The model isn’t perfect, of course. For instance, it has trouble predicting goal outputs for Barcelona, Real Madrid, and Bayern Munich, seemingly due to the very high quality of finishing which those teams consistently produce. Further, it has yet to account for defender location, clearly a significant factor in the quality of any chance. Most of all, the model does a much better job at predicting over the long term. A map will occasionally fail to tell the story of a single match. (Stats are also an excellent way of complementing your scouting project. Here’s a story about Rakitic from long before Barcelona acquired him.)

But the point is never to neglect a competitive advantage. Caley’s method has proven to be effective, and to fail to use it is simply to give another club an opportunity. In the wider world of business, the same thing applies: just because something may not be perfect, doesn’t mean it can responsibly be neglected. Take every advantage that you can – it’s the only way to stay ahead.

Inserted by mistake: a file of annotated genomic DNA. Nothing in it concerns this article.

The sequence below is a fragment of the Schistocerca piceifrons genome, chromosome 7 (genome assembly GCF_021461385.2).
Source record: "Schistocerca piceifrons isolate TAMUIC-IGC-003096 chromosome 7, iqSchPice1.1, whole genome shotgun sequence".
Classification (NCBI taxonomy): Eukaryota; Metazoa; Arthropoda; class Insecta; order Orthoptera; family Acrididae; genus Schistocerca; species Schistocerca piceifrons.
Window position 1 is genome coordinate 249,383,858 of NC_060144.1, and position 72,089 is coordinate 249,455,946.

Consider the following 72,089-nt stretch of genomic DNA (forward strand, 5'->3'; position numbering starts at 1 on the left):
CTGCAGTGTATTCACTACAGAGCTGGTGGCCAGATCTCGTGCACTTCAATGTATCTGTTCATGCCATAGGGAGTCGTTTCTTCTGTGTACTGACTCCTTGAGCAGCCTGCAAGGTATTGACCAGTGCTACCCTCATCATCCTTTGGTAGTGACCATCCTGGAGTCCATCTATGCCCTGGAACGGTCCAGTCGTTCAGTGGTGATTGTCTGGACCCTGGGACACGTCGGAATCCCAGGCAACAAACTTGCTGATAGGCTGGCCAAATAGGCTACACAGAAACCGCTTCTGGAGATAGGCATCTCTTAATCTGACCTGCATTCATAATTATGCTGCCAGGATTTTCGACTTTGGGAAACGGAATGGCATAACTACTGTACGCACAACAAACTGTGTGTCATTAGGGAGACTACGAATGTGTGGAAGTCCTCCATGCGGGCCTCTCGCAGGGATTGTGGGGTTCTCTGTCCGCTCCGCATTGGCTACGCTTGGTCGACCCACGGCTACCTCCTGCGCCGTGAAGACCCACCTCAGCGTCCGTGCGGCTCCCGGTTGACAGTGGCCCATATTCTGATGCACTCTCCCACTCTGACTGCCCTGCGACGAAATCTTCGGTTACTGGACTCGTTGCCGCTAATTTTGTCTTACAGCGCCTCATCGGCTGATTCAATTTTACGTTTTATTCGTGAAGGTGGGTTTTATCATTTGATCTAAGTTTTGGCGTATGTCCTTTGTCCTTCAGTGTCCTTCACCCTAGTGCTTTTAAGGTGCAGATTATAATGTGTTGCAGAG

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Cristiano Ronaldo’s golden boot confounds statistical analysis

Luck

Data analysis can tell us something else: luck plays a huge role in football. Sometimes, a player finishes a chance worth 0.03, sending a screamer into the top corner from 40 yards. An organisation can’t plan for such events. Frequently, one hears a manager emphasise performance over results, and that is why.

Any business would do well to remember the influence of fate. Control what you can and accept that you can’t control everything. Always do what is most to likely to lead to the best long-term results, and don’t let the vagaries of the business world sway your choices excessively.

Saturday’s final could go either way – that’s soccer. But both sides have already achieved something special in making it to the highest of stages. Any organisations that have succeeded in such a competitive market have something to teach us all.